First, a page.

CHICAGO – Cities and private litigators are stepping up their fight in a growing crackdown against e-cigarette companies that critics say are marketing and selling their products to minors.
In the latest salvo, the city of Chicago is planning to file a lawsuit Tuesday against eight online e-cigarette retailers that it says it caught selling products to minors.
Los Angeles City Attorney Mike Feuer asked a Los Angeles County Superior Court last month for injunctions against three electronic cigarette companies he said sell vaping products without verifying a buyer’s age and market to young people on the social media.
Private attorneys, meanwhile, filed a class-action lawsuit in federal court in Philadelphia alleging that the popular e-cigarette company Juul markets on social media sites frequented by children. And plaintiffs in several states have filed a separate class action alleging that e-cigarettes have caused nicotine addiction among consumers as young as 14.
And at the federal level, the Food and Drug Administration is planning to announce stricter age-verification requirements for online sales of e-cigarettes this week. The FDA said it will also ban convenience store and gas station sales of sweet e-cigarette flavors.
The federal agency said in September it was giving the industry 60 days to submit plans to prevent youth vaping, or potentially see its product taken off the market.
Officials with Juul, the biggest e-cigarette seller, met recently with the FDA to discuss their marketing and age-verification protocols.
The company says it has worked with social media companies to remove more than 18,000 social media postings over the last six months that show their products being used in "unauthorized and youth-oriented manners."
Juul recently launched a secret shopper program that it says has visited 2,000 brick-and-mortar retailers to ensure that the product is not being sold to minors.
"Juul is intended for current adult smokers only," the company said in a statement. "We cannot be more emphatic on this point: No young person or non-nicotine user should ever try Juul. Underage use of Juul and any other vaping products is completely unacceptable to us and is directly opposed to our mission of eliminating cigarettes by offering existing adult smokers a true alternative."
Chicago Mayor Rahm Emanuel said he was moving forward with the litigation despite the FDA’s action. He said the federal agency has been too slow to act in stemming teen vaping.
“The FDA needs to get off their duff,” Emanuel told USA TODAY. “I’m not sure any of us know what they’re going to do. I’m not going to leave the health of our children to the FDA. We’ve seen a rise in e-cigarettes, and they’ve been twiddling their thumbs. This is under both (the Obama and Trump) administrations.”
Federal data published this month show that the percentage of cigarette smokers in the United States fell to 14 percent in 2017, the lowest level since records have been kept.
But e-cigarette use – including among youth too young to do it legally – is on the rise. FDA Commissioner Scott Gottlieb has called teen vaping an “epidemic.”
More than 2 million middle school, high school and college students use the battery-powered devices to heat liquid-based nicotine into an inhalable vapor.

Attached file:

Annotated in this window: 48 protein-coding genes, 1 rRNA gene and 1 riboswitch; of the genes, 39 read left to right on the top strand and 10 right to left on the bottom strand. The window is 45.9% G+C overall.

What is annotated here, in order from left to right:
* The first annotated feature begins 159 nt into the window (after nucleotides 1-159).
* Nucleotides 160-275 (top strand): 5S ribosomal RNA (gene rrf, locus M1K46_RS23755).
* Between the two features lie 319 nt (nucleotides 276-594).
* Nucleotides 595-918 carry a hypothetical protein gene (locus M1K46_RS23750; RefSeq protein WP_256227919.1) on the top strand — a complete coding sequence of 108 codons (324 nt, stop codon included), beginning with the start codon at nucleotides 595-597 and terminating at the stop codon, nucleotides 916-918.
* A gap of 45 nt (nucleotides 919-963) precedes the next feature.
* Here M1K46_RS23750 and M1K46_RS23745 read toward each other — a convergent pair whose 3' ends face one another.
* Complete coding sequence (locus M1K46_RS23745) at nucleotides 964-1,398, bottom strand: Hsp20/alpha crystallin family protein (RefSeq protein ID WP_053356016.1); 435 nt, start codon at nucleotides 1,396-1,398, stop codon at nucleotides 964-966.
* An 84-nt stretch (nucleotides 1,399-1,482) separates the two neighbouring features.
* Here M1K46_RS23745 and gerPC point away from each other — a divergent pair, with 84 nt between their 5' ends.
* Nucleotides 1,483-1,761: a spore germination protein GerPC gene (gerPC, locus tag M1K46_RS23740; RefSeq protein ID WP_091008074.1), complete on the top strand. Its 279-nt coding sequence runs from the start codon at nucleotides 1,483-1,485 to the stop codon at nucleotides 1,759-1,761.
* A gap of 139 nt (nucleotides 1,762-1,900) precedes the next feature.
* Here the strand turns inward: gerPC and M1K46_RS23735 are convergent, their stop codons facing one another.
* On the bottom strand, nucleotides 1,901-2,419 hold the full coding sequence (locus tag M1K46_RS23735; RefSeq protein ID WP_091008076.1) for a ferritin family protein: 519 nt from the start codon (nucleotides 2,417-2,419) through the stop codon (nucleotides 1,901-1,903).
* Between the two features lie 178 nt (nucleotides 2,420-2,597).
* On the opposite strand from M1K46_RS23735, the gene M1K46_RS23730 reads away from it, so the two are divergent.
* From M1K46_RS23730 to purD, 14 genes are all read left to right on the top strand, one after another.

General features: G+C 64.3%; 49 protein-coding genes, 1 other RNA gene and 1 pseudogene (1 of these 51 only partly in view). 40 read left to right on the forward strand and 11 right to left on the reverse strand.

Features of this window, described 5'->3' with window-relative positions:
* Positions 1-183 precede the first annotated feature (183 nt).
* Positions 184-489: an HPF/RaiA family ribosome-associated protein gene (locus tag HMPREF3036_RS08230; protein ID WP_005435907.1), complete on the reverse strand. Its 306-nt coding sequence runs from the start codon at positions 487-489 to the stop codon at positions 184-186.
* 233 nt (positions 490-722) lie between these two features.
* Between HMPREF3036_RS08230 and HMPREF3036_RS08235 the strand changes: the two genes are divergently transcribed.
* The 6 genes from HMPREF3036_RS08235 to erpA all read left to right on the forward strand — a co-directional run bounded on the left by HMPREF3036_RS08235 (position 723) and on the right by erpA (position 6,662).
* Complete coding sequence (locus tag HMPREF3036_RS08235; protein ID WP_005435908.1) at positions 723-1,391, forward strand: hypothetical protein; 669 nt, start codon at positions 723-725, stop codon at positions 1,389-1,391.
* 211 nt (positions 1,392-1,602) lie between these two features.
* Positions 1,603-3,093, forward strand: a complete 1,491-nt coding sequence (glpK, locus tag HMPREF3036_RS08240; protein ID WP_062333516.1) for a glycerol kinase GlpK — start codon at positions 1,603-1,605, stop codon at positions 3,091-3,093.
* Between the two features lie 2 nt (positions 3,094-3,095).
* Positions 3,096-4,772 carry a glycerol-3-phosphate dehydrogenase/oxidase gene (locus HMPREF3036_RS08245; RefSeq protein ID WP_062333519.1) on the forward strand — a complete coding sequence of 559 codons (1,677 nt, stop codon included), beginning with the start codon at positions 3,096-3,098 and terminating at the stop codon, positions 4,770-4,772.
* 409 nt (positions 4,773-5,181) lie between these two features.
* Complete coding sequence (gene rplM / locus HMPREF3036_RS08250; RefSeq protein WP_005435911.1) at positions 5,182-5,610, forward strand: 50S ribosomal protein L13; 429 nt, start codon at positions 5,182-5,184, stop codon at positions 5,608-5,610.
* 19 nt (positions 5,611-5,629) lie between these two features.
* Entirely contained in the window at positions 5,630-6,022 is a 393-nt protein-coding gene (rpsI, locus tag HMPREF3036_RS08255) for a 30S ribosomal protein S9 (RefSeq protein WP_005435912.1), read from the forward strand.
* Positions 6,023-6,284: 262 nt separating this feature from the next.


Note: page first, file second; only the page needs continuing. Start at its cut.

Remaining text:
E-cigarettes are by far the most popular tobacco product among teens: Nearly 12 percent of high school students and 3 percent of middle school students used the device in the past 30 days, according to the 2017 National Youth Tobacco Survey.
The eight online retailers that Chicago alleges have sold to minors are ELiquid Depot, Kandypens Inc., Major League Vaping, Mig Vapor, Sea100, Sex Vapor, Suorin USA and Vista Vapors.
The companies named as defendants in the pending lawsuit did not respond to requests for comment.
The industry says e-cigarettes are for helping adults quit smoking.
Maggie Gowen, executive director of the Global Vaping Standards Association, said members of the industry group “fully support online age verification.”
“It is imperative that we keep these products out of the hands of our youth,” she said.
The City of Los Angeles alleged in one of its two lawsuits against e-cigarette companies last month that Kandypens fails to use readily available "age gating" technology that would restrict social media advertisements from reaching minors.
The company also fails to include federally mandated health warnings about the addictiveness of nicotine on any of its advertisements, Los Angles claimed in the lawsuit.
"Underage vaping is an emerging public health epidemic, and luring kids to use dangerous and addictive vaping products …has got to stop," says Feuer, the Los Angeles city attorney. "Kids shouldn’t have access to these products at all."
Emanuel said that Chicago has made significant strides in reducing teen tobacco use in the city: It has fallen from 13.6 percent in 2011 to 6 percent today.
Still, Emanuel said, city educators say they increasingly catch students sneaking vaping pens into schools.
In addition to the lawsuit, Chicago sent letters to 33 manufacturers and retailers of e-cigarettes and “e-juices” requesting documents related to the companies’ marketing practices, youth use prevention efforts, online and social media monitoring, product design and online product sales policies, as well as the public health effects of the companies’ products.
“They said this product is about quitting,” Emanuel said. “You don’t name a product after Froot Loops if you’re trying (to help people) quit. You don’t name a product after Jolly Rancher, you don’t name a product after sex, if you’re trying to quit. This was always about targeting, marketing and creating new addicts.”
Contributing: Jayne O'Donnell